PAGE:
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1styr=lastyr
 
 
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Quitting my job
Old 03-30-2012, 03:39 AM
 
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I have decided to quit my job. Well, technically I'm not "quitting" I'm just not going back next year. This job isn't enjoyable, I dread going to work each day, and it is taking a toll on my health. DH and I decided that we can do without the money for now. Sad part is, I'm a first year teacher. I knew it'd be hard, and I'm not afraid of hard work, but I didn't know I'd be so unhappy and stressed. My only support is retiring this year, and honestly I don't know if I could make it through each day without her, as the others I work closely with are just dreadful. I hate that I went to college for nothing, but I just feel like the best decision for me is to not return next year. The only reason I haven't put in my notice already is for the kids, and also I don't want to burn any bridges. I want to have the opportunity to go back in the future, just in case. I don't really know what I'm asking for from this post... maybe prayers to get through the last couple months?? Also, the few select family members I've told about my decision say to wait until the school year is over to let my principal know. They're scared she'll be upset and give me bad evals, etc. Do you think it's best to wait until the end of the year?


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Old 03-30-2012, 03:56 AM
 
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If there is notihnig you have to sign about returning the following year at this time, I would wait.

Don't give up on teaching. The scholl might not have been a good fit for you. You might also be able tofind a part time job.

When you do give notice, do not give reasons about the job. Say it's a personal decision.
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Yes, wait.
Old 03-30-2012, 05:24 AM
 
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In the meantime, I would start looking for other positions. Districts around here are starting to look ahead to next year, etc. Also, I was hired with 3 weeks until school started in my dream district. It was a trickle down of a medical leave of a principal ironically which left a classroom open. I had interviewed for a different position that went to a much more qualified applicant, however I guess I made an impression because I was called immediately and offered the job.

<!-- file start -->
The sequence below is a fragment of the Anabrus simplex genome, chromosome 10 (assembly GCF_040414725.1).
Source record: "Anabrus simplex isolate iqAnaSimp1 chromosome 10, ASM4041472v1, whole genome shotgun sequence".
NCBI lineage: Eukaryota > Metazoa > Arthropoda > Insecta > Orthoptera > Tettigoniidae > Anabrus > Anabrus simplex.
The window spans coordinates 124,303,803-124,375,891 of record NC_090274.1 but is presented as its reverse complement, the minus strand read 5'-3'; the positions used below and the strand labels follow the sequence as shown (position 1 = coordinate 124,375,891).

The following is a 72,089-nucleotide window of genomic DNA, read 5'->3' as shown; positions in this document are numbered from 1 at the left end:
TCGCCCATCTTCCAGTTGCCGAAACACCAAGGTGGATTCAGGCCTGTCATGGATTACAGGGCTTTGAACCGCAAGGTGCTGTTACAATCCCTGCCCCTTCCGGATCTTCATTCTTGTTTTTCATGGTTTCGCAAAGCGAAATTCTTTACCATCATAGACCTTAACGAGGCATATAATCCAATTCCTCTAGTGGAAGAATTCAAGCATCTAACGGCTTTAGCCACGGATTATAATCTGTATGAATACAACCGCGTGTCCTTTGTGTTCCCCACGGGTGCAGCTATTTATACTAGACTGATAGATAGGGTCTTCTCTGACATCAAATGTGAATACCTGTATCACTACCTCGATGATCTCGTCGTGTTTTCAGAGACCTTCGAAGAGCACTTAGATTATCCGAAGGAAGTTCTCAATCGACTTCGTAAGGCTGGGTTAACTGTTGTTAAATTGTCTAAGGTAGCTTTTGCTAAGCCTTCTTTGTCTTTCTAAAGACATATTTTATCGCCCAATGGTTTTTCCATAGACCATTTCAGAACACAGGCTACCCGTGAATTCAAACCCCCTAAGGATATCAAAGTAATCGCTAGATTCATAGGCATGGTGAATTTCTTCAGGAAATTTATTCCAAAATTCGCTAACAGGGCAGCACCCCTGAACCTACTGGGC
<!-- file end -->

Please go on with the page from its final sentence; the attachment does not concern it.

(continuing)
My first year was awful. I hated it, I was sick, I was miserable. However I didn't give up on teaching, just that school. The kids were rough, the parents were rough, the administration tried, but it wasn't enough. I felt unsafe to be honest.

Can you attempt to transfer in district? Is there possibly a school closer to home that might be an option?

Keep looking and don't give up! But definitely wait.

Illini
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Old 03-30-2012, 05:37 AM
 
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Good luck to you. I have no advice but made a decision similar to yours after five years in public school. I think leaving without burning bridges is important. I know I will go back. I.had a bad time because I was too tender hearted, a perfectionist, and a people pleaser in a job that is impossible to truly be perfect and no one is ever pleased( or it felt that way) and trying to be perfect and get 100% of everything expected of my done, on time, and perfectly to everyone's liking took hours and hours and hours, meaning I saw my kid an hour or two a day. It is impossibly hard to do and be everything that is expected. I need to reprioritize and come in with a game plan to truly work to serve others, even if imperfect, and to accept that I can still guide, love, cherish, help, and serve while being good to myself and my family. It is weird, but I think I will need counseling in order to work that job. It is a calling, therefore important, a passion( still think about teaching all the time) but not an easy one. It is especially hard on the super sensitive.


Good luck. I do hope stepping awsy can help you find where you can best serve the world. Most teachers have " servant's hearts" and simply want to see they are helping humanity. If it is not teaching, then I wish you the best of luck finding where you truly feel you impact the world.
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Old 03-30-2012, 05:43 AM